As the US labor market grows tighter with each passing month and the labor participation rate declines, corporations like Ford, IBM, and Barclays are beginning to court experienced workers who are looking to return to the working world, reports Bloomberg.
The move marks a major reversal of fortune for America’s older workers, who suffered during the last recession and have been hit by age bias in the hiring process.
Companies are finding that many of these workers bring valuable experience and skills to the table, and they come at a discount. According to one study, workforce returnees cost 25% less than hiring comparable workers who currently hold jobs.
What’s new right now is that retirees who want to “unretire” and work part-time in retirement will find employers more receptive than ever about turning seasonal jobs into year-round, part-time work, according to an article by Chris Farrell on nextavenue.org.
The same opportunity holds for near-retirees looking for a part-time gig after they leave the employers where they worked full-time — so-called boomerangers.
What accounts for the shift in hiring attitude toward older workers? A skimpy unemployment rate of 4.1 percent. That’s changing the labor market “big time!” exclaims Tim Driver, founder and chief executive officer of Retirementjobs.com. “It’s difficult to find good workers right now.”
Adds Peter Harrison, CEO of Snagajob, the online hourly marketplace for employment: “This holiday season is an excellent time for older or retired individuals to get into the workforce to make extra money or pursue a next career.”
For more than 30 years, Bill Simonowicz drove his iconic UPS truck around the artsy Minnesota harbor town of Grand Marais delivering packages. He retired six years ago, but after two years away from the job, Simonowicz joined its holiday season workforce from Thanksgiving to Christmas. “It’s pretty easy work,” says Simonowicz, 58. “And there is light at the end of the tunnel.”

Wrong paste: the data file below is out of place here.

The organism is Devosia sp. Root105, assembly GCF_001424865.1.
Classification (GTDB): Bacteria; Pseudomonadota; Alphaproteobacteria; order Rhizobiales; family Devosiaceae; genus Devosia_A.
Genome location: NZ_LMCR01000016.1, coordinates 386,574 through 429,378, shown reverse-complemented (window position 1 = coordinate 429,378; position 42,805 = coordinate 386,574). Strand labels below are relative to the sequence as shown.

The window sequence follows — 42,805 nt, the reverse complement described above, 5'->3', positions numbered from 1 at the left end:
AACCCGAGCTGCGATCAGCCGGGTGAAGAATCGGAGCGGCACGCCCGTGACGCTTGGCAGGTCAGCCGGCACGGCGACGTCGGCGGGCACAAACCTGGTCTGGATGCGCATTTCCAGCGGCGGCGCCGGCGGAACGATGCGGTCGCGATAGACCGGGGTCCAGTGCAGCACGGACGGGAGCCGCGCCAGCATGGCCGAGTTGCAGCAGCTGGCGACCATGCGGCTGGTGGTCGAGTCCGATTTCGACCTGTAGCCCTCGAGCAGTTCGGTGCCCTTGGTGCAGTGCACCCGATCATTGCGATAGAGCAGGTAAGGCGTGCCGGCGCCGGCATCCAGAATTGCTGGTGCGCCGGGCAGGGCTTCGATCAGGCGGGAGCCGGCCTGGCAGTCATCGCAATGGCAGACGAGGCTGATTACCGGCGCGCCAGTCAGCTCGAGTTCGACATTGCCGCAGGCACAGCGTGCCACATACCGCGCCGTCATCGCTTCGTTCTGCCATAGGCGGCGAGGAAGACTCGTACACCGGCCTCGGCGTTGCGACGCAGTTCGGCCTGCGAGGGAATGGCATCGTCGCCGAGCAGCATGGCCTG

In recent years, he typically put in six-to-eight hour days during the busy holiday push. But with the recent rise in e-commerce deliveries, Simonowicz says he wouldn’t be surprised to work longer days this year.
He’s got company.
The giant packaging and delivery businesses are increasingly tapping into their retiree base to meet the holiday rush. “UPS actively went after its retirees,” says Simonowicz. Similarly, retailers like Target and Macy’s recruit heavily for the holidays and, although they don’t specifically look for retirees, many of their applicants are in the traditional retirement years.
“The retailers hire huge numbers of older workers as they find them reliable holiday employees,” says Art Koff, founder of Retired Brains, a website that offers employment and other information for retirees and people planning to retire. “Some retirees go back to work for retailers year after year.”
That’s partly because a number of retailers offer holiday workers a discount on merchandise, allowing them to buy gifts at substantial savings.